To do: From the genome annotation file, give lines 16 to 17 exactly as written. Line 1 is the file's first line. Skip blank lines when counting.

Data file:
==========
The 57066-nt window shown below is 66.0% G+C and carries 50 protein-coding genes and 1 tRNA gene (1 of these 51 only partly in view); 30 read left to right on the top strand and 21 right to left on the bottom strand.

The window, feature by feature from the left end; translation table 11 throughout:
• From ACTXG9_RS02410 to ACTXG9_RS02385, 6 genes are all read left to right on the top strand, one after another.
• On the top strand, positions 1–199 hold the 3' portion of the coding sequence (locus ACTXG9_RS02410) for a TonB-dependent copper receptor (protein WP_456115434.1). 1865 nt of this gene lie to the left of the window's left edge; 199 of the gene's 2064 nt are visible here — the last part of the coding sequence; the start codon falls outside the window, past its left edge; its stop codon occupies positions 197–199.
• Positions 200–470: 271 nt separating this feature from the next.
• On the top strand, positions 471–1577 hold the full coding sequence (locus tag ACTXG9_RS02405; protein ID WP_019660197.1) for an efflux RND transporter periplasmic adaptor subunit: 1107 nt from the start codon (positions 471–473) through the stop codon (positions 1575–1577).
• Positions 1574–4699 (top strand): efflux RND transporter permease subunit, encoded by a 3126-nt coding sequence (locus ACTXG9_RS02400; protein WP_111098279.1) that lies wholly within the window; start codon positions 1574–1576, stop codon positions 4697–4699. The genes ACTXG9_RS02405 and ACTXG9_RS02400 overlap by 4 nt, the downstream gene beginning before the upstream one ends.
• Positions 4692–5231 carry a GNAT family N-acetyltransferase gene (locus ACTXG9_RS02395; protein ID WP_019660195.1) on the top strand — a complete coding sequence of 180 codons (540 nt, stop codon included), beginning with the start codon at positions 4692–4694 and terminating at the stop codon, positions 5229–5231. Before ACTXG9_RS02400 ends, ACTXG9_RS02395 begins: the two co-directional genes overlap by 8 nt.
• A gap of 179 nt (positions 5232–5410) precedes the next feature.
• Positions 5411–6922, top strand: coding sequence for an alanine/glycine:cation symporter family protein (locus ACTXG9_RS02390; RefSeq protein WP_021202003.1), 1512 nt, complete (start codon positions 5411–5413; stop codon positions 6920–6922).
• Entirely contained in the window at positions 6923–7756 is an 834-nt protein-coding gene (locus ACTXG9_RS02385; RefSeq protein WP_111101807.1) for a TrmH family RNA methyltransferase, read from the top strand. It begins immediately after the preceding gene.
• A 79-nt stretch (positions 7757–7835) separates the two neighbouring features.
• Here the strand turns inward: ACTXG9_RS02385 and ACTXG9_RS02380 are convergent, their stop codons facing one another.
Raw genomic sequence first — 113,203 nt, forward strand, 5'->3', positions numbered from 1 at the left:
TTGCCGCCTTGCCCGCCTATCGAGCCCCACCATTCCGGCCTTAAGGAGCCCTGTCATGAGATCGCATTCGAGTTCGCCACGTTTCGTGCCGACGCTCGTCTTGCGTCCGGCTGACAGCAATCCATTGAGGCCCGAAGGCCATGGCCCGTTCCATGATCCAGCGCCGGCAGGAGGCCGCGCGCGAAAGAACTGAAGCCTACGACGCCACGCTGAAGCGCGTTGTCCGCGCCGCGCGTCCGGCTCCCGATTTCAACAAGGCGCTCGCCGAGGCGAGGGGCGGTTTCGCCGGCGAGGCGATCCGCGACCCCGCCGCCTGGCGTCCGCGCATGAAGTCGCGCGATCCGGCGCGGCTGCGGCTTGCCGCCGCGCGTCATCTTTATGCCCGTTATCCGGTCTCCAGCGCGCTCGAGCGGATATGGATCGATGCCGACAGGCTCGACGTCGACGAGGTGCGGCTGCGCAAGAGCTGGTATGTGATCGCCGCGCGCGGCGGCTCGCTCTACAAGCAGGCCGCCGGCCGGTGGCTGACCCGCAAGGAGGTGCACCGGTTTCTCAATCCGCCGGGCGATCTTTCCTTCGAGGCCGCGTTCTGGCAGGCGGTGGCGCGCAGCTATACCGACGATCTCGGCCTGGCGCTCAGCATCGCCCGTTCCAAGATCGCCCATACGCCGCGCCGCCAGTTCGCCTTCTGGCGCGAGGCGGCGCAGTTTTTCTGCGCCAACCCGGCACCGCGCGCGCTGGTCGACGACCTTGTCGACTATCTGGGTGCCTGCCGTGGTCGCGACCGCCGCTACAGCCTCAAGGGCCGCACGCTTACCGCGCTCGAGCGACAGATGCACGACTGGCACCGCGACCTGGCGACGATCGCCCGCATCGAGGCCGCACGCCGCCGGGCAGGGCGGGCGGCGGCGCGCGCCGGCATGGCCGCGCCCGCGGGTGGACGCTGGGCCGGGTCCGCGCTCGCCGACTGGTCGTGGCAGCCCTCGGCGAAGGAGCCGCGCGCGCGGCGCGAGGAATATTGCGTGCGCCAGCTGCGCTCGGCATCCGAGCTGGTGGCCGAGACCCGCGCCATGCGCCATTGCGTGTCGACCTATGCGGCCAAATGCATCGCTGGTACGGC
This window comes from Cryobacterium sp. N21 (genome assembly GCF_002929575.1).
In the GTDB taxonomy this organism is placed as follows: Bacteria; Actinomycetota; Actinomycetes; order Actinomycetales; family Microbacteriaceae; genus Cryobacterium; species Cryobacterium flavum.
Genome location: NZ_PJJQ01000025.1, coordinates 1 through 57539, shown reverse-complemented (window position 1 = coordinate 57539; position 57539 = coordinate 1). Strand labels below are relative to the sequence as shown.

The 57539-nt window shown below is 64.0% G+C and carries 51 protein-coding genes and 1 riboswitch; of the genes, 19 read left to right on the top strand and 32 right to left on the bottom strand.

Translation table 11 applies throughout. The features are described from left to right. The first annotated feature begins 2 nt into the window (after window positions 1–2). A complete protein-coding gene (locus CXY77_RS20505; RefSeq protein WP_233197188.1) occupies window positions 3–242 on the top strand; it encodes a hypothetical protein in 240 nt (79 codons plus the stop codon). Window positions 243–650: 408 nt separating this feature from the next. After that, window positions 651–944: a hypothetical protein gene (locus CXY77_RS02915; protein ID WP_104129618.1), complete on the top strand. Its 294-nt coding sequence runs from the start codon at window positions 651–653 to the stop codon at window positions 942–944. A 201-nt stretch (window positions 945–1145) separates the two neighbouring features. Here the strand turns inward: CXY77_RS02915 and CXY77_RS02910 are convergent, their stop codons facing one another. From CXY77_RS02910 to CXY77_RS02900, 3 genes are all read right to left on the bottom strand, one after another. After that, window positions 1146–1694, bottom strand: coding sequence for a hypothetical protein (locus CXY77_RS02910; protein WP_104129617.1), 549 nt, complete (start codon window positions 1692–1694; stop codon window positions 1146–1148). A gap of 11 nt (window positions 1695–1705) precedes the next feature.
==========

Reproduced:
This window comes from Cryobacterium sp. N21 (genome assembly GCF_002929575.1).
In the GTDB taxonomy this organism is placed as follows: Bacteria; Actinomycetota; Actinomycetes; order Actinomycetales; family Microbacteriaceae; genus Cryobacterium; species Cryobacterium flavum.